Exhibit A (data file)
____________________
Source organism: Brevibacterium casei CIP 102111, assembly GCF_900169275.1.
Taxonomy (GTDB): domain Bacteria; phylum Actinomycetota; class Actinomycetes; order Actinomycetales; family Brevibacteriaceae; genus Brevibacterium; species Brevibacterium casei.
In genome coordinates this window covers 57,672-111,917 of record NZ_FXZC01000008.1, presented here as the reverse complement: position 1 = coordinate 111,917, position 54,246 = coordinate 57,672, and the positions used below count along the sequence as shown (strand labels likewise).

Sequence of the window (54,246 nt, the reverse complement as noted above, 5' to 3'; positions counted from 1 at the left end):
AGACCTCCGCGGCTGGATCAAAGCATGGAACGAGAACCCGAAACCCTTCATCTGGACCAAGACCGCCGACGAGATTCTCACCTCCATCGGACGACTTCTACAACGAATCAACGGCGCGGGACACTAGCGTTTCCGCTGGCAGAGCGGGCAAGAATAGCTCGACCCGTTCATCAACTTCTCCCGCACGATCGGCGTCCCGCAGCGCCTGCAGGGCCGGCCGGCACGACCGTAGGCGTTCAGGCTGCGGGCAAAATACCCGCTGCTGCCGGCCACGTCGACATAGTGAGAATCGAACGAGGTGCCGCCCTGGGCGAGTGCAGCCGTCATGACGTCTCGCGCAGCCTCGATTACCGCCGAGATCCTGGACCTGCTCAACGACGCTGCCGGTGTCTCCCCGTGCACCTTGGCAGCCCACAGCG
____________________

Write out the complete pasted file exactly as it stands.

Source organism: Brevibacterium casei CIP 102111, assembly GCF_900169275.1.
Taxonomy (GTDB): domain Bacteria; phylum Actinomycetota; class Actinomycetes; order Actinomycetales; family Brevibacteriaceae; genus Brevibacterium; species Brevibacterium casei.
In genome coordinates this window covers 57,672-111,917 of record NZ_FXZC01000008.1, presented here as the reverse complement: position 1 = coordinate 111,917, position 54,246 = coordinate 57,672, and the positions used below count along the sequence as shown (strand labels likewise).

Sequence of the window (54,246 nt, the reverse complement as noted above, 5' to 3'; positions counted from 1 at the left end):
AGACCTCCGCGGCTGGATCAAAGCATGGAACGAGAACCCGAAACCCTTCATCTGGACCAAGACCGCCGACGAGATTCTCACCTCCATCGGACGACTTCTACAACGAATCAACGGCGCGGGACACTAGCGTTTCCGCTGGCAGAGCGGGCAAGAATAGCTCGACCCGTTCATCAACTTCTCCCGCACGATCGGCGTCCCGCAGCGCCTGCAGGGCCGGCCGGCACGACCGTAGGCGTTCAGGCTGCGGGCAAAATACCCGCTGCTGCCGGCCACGTCGACATAGTGAGAATCGAACGAGGTGCCGCCCTGGGCGAGTGCAGCCGTCATGACGTCTCGCGCAGCCTCGATTACCGCCGAGATCCTGGACCTGCTCAACGACGCTGCCGGTGTCTCCCCGTGCACCTTGGCAGCCCACAGCG